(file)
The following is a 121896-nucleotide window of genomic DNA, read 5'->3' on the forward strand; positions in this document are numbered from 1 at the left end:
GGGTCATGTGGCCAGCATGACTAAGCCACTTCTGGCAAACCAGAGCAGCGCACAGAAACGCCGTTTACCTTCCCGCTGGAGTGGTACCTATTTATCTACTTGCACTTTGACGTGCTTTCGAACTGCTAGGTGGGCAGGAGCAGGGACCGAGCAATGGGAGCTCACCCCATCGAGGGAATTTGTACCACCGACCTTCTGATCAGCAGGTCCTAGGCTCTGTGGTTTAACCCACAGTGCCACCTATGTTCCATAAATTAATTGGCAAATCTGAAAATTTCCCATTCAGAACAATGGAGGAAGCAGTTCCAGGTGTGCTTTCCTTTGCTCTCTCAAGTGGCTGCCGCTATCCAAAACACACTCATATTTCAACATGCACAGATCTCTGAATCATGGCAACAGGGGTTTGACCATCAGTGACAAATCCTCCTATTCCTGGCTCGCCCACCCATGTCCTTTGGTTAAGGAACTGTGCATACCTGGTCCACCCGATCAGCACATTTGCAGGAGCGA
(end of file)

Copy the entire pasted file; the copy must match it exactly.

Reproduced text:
The following is a 121896-nucleotide window of genomic DNA, read 5'->3' on the forward strand; positions in this document are numbered from 1 at the left end:
GGGTCATGTGGCCAGCATGACTAAGCCACTTCTGGCAAACCAGAGCAGCGCACAGAAACGCCGTTTACCTTCCCGCTGGAGTGGTACCTATTTATCTACTTGCACTTTGACGTGCTTTCGAACTGCTAGGTGGGCAGGAGCAGGGACCGAGCAATGGGAGCTCACCCCATCGAGGGAATTTGTACCACCGACCTTCTGATCAGCAGGTCCTAGGCTCTGTGGTTTAACCCACAGTGCCACCTATGTTCCATAAATTAATTGGCAAATCTGAAAATTTCCCATTCAGAACAATGGAGGAAGCAGTTCCAGGTGTGCTTTCCTTTGCTCTCTCAAGTGGCTGCCGCTATCCAAAACACACTCATATTTCAACATGCACAGATCTCTGAATCATGGCAACAGGGGTTTGACCATCAGTGACAAATCCTCCTATTCCTGGCTCGCCCACCCATGTCCTTTGGTTAAGGAACTGTGCATACCTGGTCCACCCGATCAGCACATTTGCAGGAGCGA